Financial Impact of Death Penalty at Miami and an Alternative Solution

Last Updated on June 5, 2014

Photo by Flikr user Kristian Golding

Earlier this week, I explained the history of the death penalty in collegiate athletics and why Miami is unlikely to receive it. Today, I want to show you the financial implications of the death penalty if Miami were to receive it. I also want to suggest an alternative solution that inflicts severe punishment without devastating the program long-term in the way the death penalty decimated the SMU football program.

University of Miami is a private school and thus not subject to open records requests. To look at the financial impact of the death penalty on the football program, I’ve chosen to use fellow conference member Georgia Tech’s football program as an example. Here’s how the two schools compare financially in football when you look at the data each provided to the US Department of Education for the 2009-2010 school year:

Miami Football

Revenue: $24,631,029

Expenses: $17,863,218

Georgia Tech Football

Revenue: $24,870,064

Expenses: $15,519,206

Overall athletic department revenue and expenses are similar at the two schools as well, with Miami bringing in a total of $56 million and spending $51 million and Georgia Tech at $47 million on both accounts. Miami has 417 athletes and Georgia Tech 387. The cost of grants-in-aid is much higher at Miami because it is a private institution, but that doesn’t play into today’s comparison. Also, Miami leases Sun Life Stadium, whereas Georgia Tech owns a stadium on campus. Although Georgia Tech’s financial situation is not identical to Miami, it is close enough to give an idea of how the death penalty would impact the program.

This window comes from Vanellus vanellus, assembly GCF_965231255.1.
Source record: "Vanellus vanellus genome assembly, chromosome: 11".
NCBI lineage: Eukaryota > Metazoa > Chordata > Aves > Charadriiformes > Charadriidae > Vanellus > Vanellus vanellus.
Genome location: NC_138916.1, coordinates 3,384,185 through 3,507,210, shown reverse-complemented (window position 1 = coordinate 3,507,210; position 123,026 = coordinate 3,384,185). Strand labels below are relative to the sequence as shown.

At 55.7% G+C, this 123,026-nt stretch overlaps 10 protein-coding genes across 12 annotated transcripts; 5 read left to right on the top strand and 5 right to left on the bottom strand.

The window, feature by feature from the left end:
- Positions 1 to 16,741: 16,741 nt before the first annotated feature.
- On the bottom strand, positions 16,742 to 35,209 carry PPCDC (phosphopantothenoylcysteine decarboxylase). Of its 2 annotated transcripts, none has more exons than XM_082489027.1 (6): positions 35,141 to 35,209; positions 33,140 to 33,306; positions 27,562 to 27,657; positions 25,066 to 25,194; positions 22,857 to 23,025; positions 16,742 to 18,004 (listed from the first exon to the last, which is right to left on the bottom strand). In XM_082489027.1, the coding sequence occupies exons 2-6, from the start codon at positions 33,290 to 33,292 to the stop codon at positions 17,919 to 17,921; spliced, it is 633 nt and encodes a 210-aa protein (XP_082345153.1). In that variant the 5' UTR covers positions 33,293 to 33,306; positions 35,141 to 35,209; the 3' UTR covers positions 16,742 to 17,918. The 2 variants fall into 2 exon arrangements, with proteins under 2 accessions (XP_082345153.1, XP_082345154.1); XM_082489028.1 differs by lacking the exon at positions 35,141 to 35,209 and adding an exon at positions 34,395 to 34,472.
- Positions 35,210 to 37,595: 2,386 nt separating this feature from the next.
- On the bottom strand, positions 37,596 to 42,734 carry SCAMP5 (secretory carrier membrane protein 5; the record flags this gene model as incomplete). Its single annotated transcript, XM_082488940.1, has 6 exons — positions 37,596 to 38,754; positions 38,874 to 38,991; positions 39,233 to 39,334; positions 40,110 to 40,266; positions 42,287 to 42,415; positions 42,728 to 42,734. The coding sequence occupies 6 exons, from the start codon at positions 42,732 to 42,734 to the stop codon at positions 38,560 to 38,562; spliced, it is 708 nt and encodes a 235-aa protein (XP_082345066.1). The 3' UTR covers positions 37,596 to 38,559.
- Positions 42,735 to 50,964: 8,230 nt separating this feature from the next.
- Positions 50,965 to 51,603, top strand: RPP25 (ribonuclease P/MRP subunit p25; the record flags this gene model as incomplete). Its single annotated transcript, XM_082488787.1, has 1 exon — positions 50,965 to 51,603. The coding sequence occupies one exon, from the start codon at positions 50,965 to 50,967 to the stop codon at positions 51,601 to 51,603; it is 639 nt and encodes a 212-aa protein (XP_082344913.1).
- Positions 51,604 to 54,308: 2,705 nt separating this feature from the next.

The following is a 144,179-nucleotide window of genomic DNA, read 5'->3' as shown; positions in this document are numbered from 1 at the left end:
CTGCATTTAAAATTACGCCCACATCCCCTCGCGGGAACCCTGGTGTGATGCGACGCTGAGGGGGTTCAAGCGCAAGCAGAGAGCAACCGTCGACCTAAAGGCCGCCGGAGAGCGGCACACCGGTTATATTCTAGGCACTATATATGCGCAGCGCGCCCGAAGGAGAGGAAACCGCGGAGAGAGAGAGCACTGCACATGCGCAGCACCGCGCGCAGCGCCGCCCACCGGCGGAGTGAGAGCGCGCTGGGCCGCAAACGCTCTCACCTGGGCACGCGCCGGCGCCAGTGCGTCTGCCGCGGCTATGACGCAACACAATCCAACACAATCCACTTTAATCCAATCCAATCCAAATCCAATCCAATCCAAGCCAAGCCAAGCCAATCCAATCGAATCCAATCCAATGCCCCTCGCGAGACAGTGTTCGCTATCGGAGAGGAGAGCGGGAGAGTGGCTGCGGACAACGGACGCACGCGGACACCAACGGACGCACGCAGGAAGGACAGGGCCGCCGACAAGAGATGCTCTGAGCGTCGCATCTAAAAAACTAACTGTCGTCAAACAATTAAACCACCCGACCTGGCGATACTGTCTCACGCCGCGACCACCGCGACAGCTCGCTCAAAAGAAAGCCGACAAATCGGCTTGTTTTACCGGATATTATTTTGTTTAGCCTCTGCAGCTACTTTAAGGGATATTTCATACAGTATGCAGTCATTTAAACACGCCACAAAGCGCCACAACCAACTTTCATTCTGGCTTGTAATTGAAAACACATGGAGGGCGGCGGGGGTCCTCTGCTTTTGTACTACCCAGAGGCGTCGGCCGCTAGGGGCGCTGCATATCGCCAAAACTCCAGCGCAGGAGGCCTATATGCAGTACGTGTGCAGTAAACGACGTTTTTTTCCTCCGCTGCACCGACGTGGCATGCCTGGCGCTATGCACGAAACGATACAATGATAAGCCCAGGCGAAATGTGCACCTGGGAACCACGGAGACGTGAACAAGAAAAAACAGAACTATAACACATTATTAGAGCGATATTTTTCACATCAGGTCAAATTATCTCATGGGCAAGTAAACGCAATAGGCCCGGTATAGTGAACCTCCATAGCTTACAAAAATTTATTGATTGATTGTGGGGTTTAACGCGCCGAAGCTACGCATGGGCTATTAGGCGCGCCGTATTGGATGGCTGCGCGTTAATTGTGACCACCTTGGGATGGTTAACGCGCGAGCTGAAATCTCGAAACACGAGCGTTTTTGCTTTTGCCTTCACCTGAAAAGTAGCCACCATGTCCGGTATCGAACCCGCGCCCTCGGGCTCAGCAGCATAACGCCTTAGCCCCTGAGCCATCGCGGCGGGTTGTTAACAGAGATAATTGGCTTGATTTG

Here’s a brief list of revenues that would be lost (at Georgia Tech) if the death penalty was instituted for one year, based on the Georgia Tech Athletic Department’s audited financial statement for fiscal year 2010:

Ticket revenue: $9.3 million

Guarantees: $350,000

Concessions: $418,714

Premium lease fees: $6.6 million

Football ticket revenue accounts for 19% of all operating revenue in Georgia Tech’s athletic department. All football revenue combined is a whopping 34% of all athletic department operating revenue. It takes an additional $6 million in student fees and other institutional support (in the form of out-of-state tuition waivers) from the university to support the athletic department’s budget.

As discussed yesterday, the death penalty crippled the SMU football program for decades. It has also been cited as a major reason the Southwest Conference folded. Although the death penalty may be deserved at Miami if all the allegations are proven as true, the NCAA is unlikely to unleash that sort of catastrophic damage again. However devastating it might have been to SMU and the Southwest Conference in the late 80s, it would be far more damaging now with billion dollar television contracts at stake.